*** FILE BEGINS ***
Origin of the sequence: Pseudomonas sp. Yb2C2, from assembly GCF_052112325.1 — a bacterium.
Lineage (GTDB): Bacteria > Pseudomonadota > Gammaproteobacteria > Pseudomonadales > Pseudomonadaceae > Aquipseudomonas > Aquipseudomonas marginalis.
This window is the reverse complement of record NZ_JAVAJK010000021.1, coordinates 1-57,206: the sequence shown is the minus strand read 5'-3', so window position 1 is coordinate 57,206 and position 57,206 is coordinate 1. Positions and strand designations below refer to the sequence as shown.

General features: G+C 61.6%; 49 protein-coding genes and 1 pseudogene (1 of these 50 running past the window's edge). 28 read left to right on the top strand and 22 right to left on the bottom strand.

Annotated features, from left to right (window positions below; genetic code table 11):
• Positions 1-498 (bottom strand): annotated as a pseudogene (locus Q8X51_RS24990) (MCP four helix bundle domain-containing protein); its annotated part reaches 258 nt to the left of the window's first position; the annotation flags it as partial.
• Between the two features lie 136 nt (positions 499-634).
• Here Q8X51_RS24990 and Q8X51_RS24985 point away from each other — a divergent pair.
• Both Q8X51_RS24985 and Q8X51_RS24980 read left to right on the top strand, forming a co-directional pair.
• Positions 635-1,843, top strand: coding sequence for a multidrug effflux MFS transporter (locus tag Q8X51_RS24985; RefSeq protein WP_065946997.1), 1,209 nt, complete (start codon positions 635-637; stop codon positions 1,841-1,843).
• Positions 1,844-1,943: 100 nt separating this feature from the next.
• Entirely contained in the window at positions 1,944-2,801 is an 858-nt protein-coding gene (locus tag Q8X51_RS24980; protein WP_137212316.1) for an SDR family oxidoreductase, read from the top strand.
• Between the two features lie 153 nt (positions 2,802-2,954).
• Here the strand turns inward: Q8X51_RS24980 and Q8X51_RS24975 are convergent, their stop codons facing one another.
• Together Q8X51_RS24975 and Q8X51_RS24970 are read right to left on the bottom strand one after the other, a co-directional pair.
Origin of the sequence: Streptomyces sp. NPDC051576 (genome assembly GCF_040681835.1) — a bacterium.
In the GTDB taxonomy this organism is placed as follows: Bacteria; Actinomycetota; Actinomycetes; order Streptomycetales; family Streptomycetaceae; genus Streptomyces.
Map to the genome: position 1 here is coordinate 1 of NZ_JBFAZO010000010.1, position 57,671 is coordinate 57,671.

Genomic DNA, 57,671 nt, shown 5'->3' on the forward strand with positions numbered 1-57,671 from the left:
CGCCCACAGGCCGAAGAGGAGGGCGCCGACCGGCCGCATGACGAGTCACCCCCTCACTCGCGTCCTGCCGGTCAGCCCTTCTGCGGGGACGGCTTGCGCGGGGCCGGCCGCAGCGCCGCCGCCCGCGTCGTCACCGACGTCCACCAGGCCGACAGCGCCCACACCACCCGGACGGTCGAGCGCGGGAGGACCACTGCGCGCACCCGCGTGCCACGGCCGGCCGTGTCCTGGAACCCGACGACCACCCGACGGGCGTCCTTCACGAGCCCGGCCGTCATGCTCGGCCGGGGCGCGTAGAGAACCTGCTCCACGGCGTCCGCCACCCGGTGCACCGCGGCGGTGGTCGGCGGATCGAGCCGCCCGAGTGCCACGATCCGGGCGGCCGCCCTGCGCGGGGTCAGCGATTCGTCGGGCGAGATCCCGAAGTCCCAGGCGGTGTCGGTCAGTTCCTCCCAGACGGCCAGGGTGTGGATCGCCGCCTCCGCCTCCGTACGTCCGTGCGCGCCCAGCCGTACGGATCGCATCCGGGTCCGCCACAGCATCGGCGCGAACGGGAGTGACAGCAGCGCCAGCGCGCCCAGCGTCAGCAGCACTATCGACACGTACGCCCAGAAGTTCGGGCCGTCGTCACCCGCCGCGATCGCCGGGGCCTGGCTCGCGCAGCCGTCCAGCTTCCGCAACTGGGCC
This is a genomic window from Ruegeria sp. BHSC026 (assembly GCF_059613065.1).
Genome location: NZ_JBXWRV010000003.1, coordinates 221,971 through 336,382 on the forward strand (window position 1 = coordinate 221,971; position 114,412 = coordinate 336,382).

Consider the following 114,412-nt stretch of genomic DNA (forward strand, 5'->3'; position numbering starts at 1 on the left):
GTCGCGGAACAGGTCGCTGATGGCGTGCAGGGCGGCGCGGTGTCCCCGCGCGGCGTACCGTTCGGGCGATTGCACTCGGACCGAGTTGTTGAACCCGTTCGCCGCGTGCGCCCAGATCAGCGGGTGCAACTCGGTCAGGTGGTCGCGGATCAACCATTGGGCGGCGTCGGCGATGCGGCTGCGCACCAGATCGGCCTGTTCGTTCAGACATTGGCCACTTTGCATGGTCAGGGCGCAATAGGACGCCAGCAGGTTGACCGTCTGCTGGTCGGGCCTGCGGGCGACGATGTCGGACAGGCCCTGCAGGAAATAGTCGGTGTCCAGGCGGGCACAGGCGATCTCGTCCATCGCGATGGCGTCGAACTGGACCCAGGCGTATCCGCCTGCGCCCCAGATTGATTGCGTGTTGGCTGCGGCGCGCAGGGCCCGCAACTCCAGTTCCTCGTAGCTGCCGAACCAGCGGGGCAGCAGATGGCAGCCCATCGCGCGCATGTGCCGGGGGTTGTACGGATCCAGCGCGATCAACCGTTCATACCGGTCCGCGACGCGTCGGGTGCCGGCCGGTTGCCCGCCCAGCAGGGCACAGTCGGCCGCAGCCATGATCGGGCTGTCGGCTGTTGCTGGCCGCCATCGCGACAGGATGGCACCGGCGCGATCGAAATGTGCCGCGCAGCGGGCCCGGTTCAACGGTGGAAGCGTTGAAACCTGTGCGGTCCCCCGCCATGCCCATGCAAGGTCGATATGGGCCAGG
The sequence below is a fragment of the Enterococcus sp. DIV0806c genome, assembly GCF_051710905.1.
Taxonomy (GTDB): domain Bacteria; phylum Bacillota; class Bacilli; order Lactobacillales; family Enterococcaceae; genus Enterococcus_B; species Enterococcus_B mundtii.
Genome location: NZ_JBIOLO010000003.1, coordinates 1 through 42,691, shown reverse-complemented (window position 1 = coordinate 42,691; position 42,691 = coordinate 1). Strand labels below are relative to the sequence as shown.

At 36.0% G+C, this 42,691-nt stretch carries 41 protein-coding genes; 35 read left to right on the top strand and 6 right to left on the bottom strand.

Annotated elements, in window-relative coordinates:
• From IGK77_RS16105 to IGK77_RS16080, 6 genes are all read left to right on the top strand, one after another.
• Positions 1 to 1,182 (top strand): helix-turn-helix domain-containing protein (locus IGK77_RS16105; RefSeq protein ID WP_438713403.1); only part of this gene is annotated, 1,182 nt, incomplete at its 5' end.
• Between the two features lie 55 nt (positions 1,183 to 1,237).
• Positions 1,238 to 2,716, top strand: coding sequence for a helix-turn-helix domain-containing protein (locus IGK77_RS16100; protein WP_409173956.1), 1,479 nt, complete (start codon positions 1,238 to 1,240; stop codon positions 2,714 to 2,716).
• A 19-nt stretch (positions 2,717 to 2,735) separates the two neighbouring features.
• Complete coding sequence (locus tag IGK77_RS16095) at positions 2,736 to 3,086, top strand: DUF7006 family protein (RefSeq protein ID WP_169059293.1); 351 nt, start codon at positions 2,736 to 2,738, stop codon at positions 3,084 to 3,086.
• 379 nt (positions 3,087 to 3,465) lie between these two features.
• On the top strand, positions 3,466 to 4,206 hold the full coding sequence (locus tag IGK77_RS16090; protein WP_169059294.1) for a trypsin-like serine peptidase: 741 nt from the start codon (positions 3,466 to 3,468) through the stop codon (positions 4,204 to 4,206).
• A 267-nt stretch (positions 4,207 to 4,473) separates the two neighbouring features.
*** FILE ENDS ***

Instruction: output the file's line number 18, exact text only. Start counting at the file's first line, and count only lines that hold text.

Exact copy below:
Map to the genome: position 1 here is coordinate 1 of NZ_JBFAZO010000010.1, position 57,671 is coordinate 57,671.